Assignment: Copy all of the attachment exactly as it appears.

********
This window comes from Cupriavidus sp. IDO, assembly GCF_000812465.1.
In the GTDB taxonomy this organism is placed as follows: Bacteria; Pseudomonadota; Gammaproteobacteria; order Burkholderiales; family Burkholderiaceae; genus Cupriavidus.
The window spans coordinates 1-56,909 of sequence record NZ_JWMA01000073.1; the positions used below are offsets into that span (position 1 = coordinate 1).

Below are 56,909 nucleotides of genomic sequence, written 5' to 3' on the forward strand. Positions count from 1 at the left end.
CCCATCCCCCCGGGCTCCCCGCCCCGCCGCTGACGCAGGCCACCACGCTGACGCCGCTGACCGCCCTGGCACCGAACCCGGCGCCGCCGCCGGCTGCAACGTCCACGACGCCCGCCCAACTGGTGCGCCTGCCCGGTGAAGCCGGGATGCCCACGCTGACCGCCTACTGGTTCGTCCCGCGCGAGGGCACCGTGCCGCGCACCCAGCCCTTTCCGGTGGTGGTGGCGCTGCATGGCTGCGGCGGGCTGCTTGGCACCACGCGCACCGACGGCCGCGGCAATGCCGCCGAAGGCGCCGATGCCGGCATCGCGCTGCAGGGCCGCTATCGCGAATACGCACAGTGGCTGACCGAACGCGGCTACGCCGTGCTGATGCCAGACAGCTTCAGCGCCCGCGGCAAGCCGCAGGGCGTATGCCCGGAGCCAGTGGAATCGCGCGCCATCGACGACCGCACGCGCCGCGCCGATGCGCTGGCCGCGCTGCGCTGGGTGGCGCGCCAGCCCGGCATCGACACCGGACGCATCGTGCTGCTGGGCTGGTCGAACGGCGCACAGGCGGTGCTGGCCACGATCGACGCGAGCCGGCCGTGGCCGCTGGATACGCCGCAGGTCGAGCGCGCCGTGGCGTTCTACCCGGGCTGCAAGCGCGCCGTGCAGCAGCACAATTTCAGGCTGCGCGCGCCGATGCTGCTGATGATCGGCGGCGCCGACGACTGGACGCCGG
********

This window comes from Cupriavidus sp. IDO, assembly GCF_000812465.1.
In the GTDB taxonomy this organism is placed as follows: Bacteria; Pseudomonadota; Gammaproteobacteria; order Burkholderiales; family Burkholderiaceae; genus Cupriavidus.
The window spans coordinates 1-56,909 of sequence record NZ_JWMA01000073.1; the positions used below are offsets into that span (position 1 = coordinate 1).

Below are 56,909 nucleotides of genomic sequence, written 5' to 3' on the forward strand. Positions count from 1 at the left end.
CCCATCCCCCCGGGCTCCCCGCCCCGCCGCTGACGCAGGCCACCACGCTGACGCCGCTGACCGCCCTGGCACCGAACCCGGCGCCGCCGCCGGCTGCAACGTCCACGACGCCCGCCCAACTGGTGCGCCTGCCCGGTGAAGCCGGGATGCCCACGCTGACCGCCTACTGGTTCGTCCCGCGCGAGGGCACCGTGCCGCGCACCCAGCCCTTTCCGGTGGTGGTGGCGCTGCATGGCTGCGGCGGGCTGCTTGGCACCACGCGCACCGACGGCCGCGGCAATGCCGCCGAAGGCGCCGATGCCGGCATCGCGCTGCAGGGCCGCTATCGCGAATACGCACAGTGGCTGACCGAACGCGGCTACGCCGTGCTGATGCCAGACAGCTTCAGCGCCCGCGGCAAGCCGCAGGGCGTATGCCCGGAGCCAGTGGAATCGCGCGCCATCGACGACCGCACGCGCCGCGCCGATGCGCTGGCCGCGCTGCGCTGGGTGGCGCGCCAGCCCGGCATCGACACCGGACGCATCGTGCTGCTGGGCTGGTCGAACGGCGCACAGGCGGTGCTGGCCACGATCGACGCGAGCCGGCCGTGGCCGCTGGATACGCCGCAGGTCGAGCGCGCCGTGGCGTTCTACCCGGGCTGCAAGCGCGCCGTGCAGCAGCACAATTTCAGGCTGCGCGCGCCGATGCTGCTGATGATCGGCGGCGCCGACGACTGGACGCCGG